Duke University School of Medicine has a detailed list of their prerequisites and the courses you can choose between on its website. Duke University School of Medicine’s recommended and required courses are as follows:

Each subject has a different number of courses and amount of time required, and Duke has recommendations on how to take the courses together. For more information on how to get into Duke medical school, check out our guide to Getting into Duke medical school.

Columbia University

Columbia University’s Vagelos medical school has several minimum prerequisites. For further information on which courses are acceptable, it provides a detailed course option list online. Its prerequisite courses are:

Columbia also requires CPR and first-aid certification alongside other standard application materials. As Columbia’s list of prerequisites is longer than usual, we recommend planning at least three years of your undergraduate education around its course requirements if you plan to apply.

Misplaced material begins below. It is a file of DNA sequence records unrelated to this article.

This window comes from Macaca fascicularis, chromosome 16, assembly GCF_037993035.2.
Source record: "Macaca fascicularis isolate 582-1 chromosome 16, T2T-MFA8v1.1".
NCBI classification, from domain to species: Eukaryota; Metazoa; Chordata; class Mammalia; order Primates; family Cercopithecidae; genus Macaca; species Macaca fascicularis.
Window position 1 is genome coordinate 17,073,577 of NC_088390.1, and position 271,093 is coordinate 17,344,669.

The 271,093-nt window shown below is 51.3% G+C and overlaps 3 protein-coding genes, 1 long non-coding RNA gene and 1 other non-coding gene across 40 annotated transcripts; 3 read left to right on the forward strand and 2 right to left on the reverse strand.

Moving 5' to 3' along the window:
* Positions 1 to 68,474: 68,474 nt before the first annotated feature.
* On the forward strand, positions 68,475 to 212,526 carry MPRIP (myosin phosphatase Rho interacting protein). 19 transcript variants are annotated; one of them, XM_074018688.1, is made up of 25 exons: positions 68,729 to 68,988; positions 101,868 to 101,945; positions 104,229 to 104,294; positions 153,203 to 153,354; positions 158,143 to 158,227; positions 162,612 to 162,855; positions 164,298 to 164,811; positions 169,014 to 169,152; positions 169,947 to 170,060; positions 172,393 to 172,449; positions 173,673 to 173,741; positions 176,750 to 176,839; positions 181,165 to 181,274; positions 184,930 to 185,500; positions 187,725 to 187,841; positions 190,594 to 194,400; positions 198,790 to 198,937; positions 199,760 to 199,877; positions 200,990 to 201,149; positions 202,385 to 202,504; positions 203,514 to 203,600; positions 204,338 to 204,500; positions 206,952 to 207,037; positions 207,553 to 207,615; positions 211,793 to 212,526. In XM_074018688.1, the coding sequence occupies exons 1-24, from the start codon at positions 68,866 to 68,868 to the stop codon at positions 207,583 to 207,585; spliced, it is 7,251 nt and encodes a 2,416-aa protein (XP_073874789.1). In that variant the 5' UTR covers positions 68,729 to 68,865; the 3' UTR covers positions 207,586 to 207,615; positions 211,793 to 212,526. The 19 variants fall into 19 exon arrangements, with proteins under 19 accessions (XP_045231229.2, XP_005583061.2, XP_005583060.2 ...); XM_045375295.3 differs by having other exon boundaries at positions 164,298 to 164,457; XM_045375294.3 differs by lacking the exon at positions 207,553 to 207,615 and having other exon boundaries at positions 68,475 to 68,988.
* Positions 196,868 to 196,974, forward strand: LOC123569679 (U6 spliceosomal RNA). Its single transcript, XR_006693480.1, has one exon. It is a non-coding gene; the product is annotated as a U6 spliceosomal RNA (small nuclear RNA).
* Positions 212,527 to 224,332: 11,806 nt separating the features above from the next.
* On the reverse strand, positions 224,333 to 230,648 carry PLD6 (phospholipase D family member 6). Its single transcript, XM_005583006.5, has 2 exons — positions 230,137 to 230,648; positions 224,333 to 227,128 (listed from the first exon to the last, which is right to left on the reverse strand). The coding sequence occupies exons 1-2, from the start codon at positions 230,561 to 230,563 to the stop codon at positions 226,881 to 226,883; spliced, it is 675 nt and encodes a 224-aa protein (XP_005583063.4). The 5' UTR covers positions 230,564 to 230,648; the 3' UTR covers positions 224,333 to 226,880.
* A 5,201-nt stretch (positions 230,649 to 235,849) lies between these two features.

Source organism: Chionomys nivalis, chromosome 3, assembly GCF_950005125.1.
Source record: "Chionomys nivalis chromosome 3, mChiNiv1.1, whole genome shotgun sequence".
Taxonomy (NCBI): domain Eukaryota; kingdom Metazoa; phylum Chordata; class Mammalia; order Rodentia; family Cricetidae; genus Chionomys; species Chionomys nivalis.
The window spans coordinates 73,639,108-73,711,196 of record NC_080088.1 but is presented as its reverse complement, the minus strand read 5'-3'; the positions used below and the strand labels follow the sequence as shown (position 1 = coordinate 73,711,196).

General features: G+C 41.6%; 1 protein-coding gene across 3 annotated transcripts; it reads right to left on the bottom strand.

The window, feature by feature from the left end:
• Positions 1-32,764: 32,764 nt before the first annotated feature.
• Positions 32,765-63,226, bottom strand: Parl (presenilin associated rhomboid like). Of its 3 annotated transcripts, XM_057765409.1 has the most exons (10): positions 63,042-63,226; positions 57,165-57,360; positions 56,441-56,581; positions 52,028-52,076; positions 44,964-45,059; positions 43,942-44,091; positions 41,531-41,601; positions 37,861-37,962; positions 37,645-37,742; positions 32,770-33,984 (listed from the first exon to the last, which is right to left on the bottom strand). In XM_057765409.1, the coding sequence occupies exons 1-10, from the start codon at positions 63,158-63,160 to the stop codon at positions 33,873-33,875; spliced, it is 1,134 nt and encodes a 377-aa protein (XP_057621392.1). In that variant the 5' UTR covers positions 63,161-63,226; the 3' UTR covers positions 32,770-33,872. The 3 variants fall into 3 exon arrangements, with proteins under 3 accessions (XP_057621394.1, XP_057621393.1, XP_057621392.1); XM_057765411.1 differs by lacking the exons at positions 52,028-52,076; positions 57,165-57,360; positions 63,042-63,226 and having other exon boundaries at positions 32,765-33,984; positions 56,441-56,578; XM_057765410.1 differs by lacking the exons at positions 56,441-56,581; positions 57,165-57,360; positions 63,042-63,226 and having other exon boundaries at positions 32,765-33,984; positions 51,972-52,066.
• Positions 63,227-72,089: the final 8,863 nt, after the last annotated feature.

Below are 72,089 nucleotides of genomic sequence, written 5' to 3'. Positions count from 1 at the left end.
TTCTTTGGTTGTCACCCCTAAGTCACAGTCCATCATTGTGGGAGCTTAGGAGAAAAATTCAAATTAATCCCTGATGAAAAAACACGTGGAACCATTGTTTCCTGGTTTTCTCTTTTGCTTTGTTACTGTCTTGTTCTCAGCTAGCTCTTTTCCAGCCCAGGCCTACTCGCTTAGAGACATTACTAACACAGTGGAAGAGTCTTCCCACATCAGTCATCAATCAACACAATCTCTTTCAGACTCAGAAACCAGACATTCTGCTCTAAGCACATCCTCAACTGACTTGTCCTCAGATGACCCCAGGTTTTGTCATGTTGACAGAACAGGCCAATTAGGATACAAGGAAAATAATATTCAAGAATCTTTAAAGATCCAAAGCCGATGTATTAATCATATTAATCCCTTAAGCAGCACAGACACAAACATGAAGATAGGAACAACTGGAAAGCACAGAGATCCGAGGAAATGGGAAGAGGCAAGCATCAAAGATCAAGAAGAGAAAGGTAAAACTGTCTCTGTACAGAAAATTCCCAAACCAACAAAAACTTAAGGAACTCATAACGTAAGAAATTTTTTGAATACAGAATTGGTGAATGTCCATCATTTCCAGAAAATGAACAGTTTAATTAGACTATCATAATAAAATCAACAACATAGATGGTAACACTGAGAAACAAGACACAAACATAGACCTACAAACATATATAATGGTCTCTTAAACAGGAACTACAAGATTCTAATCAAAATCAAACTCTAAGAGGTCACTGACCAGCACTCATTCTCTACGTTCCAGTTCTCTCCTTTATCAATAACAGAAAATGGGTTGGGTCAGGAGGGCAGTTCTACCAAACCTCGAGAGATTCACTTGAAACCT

Stanford

Stanford Medicine does not have specific course requirements to ensure its application requirements are inclusionary. However, it does recommend coursework that endorses knowledge in these areas:

Stanford’s recommended areas of study correlate with the AAMC’s 15 Core Competencies, which fall into the categories of: 

For more information on how to get into this medical school, check out our guide to getting into Stanford medical school.

Medical School Prerequisite FAQs

Here are answers to the frequently asked questions about prerequisite courses for medical school. 

What are the prerequisites for medical school?

Every medical school has different prerequisite requirements. Generally speaking, most schools require biology, chemistry, physics, mathematics, and english.

Can you apply to medical school without all the prereqs?

Many medical schools do not have prerequisite course requirements, so you can apply to med school without them. However, prereqs will prepare you for your future courses. We do not recommend applying to medical school without taking them.

Can you retake med school prerequisite courses?